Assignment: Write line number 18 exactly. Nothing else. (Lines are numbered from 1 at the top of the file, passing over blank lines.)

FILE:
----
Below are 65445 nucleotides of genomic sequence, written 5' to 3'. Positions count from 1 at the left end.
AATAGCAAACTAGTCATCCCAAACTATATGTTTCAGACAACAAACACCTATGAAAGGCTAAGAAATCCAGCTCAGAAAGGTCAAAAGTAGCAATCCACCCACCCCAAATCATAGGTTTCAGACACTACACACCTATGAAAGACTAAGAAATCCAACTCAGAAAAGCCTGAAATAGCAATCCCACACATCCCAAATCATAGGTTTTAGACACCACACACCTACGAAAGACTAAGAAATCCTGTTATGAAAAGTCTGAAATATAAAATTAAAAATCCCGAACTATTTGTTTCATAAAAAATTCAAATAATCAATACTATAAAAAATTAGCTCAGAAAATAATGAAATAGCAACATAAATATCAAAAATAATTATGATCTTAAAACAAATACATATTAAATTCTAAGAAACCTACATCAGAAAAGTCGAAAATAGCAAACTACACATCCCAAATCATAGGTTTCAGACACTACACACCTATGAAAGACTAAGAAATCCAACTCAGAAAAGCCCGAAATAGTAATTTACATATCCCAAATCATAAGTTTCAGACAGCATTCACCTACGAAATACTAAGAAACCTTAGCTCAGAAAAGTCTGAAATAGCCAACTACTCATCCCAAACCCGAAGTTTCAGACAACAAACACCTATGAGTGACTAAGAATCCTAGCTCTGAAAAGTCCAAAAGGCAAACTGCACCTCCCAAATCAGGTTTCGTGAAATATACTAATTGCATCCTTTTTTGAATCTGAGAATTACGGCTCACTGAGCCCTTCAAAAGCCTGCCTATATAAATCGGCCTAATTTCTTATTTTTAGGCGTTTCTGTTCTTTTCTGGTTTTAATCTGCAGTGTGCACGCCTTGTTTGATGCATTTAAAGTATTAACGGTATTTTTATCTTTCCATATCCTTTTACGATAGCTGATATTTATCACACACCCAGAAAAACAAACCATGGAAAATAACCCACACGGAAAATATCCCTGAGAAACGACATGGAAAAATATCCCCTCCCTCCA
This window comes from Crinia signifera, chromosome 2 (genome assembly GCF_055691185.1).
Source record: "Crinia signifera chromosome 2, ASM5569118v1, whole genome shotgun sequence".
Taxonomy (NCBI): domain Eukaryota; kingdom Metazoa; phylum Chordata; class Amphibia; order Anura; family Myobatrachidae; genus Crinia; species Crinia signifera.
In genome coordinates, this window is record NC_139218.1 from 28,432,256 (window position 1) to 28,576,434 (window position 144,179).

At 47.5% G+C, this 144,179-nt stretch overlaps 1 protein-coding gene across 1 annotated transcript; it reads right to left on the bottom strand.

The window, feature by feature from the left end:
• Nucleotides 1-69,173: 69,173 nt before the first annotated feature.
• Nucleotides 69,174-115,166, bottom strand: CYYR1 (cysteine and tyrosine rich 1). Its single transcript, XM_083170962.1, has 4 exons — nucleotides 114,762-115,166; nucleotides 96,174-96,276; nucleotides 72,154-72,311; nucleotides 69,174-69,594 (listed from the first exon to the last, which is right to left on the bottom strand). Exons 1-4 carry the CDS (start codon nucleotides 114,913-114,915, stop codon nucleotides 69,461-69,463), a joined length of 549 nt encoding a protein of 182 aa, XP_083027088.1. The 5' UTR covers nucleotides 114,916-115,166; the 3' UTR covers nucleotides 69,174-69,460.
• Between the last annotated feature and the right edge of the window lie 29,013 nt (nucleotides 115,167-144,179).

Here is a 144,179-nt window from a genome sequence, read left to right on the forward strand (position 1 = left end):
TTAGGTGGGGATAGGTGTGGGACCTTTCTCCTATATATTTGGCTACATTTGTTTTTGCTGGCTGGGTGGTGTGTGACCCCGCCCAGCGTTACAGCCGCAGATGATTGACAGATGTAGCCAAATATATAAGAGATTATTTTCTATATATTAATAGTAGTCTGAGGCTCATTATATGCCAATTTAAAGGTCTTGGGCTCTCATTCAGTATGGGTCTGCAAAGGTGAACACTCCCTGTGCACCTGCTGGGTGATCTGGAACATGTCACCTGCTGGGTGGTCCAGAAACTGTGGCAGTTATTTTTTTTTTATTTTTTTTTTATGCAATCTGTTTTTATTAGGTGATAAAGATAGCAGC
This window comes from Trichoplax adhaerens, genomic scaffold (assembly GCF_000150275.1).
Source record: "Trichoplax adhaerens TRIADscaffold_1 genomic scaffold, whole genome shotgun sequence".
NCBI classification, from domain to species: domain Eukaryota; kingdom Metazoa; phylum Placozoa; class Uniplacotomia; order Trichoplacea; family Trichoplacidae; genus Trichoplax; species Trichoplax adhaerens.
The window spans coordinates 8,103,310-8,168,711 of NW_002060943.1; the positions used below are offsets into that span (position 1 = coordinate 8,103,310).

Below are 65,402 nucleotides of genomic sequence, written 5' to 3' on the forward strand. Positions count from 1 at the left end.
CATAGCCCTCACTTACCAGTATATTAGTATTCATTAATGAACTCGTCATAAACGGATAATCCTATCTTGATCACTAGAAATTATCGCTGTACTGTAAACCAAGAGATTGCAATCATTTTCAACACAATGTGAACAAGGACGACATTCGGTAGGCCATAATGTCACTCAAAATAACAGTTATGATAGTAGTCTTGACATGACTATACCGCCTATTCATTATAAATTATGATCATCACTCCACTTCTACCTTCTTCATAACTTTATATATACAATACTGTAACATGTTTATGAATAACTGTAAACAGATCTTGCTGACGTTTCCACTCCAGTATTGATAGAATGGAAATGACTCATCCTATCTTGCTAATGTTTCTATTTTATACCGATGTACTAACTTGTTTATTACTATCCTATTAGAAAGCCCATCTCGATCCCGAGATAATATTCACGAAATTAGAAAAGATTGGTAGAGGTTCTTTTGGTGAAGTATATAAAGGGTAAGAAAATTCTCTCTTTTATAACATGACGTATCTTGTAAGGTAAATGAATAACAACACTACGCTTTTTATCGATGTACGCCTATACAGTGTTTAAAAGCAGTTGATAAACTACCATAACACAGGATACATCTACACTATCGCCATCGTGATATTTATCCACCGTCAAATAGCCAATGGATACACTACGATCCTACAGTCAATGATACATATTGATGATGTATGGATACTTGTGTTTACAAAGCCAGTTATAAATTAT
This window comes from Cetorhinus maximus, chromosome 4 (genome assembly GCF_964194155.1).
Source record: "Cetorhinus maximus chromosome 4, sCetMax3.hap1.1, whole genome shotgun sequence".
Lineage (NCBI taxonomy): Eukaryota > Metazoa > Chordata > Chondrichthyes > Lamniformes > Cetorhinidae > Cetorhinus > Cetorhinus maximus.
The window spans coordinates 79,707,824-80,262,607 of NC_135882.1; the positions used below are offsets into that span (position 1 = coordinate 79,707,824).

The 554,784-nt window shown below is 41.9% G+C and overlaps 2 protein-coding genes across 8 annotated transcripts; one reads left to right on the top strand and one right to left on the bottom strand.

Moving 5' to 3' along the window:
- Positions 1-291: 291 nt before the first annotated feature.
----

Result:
Below are 65,402 nucleotides of genomic sequence, written 5' to 3' on the forward strand. Positions count from 1 at the left end.